4. Set high quality control standard for independent lab services.

Group member: Ai Liu, Zhengchun Jiang, Shanshan Wang

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3 Responses to “No More Labs in Public Hospitals in China?”

  1. Sehyo Yune Says:

    Thank you for sharing this interesting healthcare policy issue in China. This article reminds me of the separation of pharmacy from hospitals and physician offices in South Korea. Similar to the current situation in China, drugs and laboratory tests were the major source of revenue for health care providers as payments for care services were very low, sometimes even lower than the actual costs. As the single payer for healthcare services in the nation, the national health insurance was concerned about unnecessary prescription of drugs and separated all pharmacy service from hospitals and physician offices. Despite a strong backlash from physicians including a national strike, the new law was taken into action in 1999. However, contrary to the intention of reducing spending on prescription drugs, use of prescription drug did not decrease and the actual spending increased because now the insurance also had to pay pharmacists for dispensing drugs. In addition, following loss of a major revenue source, many physicians switched to specialties that provide nonessential services of which the prices are not controlled by the national insurance. As a result, 18 years later, there are too many clinics for skin care, obesity and cosmetic surgery but shortage of OB/GYNs and general surgeons.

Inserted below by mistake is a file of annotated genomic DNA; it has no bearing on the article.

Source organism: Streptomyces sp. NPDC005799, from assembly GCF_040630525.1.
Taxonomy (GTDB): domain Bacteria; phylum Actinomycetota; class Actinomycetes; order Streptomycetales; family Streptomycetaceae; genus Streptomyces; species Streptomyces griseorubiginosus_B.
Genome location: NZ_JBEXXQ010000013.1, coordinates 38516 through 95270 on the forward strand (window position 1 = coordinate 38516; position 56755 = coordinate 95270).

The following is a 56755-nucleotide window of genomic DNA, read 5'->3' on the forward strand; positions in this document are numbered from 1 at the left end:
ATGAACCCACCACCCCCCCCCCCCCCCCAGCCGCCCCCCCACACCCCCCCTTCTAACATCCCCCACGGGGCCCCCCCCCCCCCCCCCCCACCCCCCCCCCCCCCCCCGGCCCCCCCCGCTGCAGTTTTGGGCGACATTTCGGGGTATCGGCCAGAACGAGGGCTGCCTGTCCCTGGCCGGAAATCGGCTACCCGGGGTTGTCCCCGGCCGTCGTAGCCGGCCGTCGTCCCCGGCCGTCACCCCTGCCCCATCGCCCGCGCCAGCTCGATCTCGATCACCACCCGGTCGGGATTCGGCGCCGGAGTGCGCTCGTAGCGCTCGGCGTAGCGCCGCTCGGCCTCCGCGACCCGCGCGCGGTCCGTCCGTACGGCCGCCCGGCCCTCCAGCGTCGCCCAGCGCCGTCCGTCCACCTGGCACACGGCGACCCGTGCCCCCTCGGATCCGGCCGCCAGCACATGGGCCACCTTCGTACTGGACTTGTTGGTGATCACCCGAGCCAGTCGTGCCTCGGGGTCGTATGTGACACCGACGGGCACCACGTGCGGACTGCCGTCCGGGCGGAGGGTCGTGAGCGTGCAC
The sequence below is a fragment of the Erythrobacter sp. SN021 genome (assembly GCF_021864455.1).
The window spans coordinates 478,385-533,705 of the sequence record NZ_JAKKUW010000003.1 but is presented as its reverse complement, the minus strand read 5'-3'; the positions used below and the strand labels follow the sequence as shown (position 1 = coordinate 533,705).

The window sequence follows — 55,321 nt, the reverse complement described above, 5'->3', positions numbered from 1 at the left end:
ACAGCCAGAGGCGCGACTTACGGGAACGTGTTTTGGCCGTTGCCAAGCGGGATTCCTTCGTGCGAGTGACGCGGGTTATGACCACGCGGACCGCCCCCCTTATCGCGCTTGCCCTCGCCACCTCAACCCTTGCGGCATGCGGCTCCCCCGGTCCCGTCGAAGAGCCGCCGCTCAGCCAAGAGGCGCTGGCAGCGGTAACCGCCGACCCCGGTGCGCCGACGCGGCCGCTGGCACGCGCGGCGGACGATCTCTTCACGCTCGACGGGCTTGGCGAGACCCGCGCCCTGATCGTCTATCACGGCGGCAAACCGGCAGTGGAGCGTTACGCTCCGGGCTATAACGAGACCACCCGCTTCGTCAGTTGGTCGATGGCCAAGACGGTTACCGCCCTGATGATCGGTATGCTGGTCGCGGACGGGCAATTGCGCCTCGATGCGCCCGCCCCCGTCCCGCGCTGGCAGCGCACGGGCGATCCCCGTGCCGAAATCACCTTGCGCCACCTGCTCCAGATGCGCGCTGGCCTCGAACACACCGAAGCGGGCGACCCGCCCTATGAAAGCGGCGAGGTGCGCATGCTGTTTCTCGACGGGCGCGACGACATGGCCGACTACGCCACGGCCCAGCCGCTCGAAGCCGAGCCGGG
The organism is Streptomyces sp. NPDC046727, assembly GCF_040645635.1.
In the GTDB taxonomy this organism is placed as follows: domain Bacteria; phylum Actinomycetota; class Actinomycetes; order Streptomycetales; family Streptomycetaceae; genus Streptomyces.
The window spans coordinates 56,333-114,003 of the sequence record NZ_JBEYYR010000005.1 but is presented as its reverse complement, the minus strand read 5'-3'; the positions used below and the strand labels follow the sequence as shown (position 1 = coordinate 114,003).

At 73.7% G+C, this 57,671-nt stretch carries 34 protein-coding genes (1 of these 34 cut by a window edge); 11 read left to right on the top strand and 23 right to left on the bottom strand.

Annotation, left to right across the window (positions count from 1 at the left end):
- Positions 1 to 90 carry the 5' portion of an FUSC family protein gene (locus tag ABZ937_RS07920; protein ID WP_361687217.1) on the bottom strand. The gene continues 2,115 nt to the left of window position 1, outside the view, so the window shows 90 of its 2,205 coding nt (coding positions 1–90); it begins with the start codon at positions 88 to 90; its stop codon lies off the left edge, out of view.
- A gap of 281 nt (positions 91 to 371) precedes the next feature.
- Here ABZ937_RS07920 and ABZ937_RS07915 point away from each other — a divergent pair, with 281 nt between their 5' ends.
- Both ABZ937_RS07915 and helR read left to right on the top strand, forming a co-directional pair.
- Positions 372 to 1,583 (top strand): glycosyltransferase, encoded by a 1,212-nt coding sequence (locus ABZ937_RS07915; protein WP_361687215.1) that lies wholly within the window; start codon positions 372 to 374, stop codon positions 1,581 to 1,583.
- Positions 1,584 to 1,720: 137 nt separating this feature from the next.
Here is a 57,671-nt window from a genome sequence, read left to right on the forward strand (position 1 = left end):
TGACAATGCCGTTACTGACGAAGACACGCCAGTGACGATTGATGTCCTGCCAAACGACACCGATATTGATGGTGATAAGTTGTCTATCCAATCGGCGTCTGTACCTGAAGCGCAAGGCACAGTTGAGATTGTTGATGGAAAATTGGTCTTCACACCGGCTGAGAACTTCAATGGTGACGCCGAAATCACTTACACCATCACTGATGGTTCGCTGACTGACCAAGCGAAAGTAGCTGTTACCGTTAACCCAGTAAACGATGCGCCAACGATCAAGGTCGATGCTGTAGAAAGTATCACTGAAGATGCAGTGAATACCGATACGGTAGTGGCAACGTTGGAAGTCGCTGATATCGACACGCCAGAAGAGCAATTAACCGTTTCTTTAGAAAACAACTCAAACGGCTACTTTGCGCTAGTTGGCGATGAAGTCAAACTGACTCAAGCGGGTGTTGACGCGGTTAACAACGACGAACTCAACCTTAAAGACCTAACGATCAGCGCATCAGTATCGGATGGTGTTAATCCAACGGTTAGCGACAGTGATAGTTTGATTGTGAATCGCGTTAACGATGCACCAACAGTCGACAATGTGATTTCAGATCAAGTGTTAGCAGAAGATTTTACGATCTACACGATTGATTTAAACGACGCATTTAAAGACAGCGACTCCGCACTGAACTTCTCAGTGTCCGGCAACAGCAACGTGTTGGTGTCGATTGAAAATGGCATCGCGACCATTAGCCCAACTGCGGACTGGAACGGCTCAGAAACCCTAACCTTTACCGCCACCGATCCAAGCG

Health policies should always aim for high-quality services as well as efficient use of resources. Although healthcare professionals are expected to serve the public’s health, policymakers need to have realistic view on how they will act in response to the new policy in the long run. Strategies for dealing with unintended consequences should accompany implementation of a policy that may change provider behaviors.

  2. drrakshagupta Says: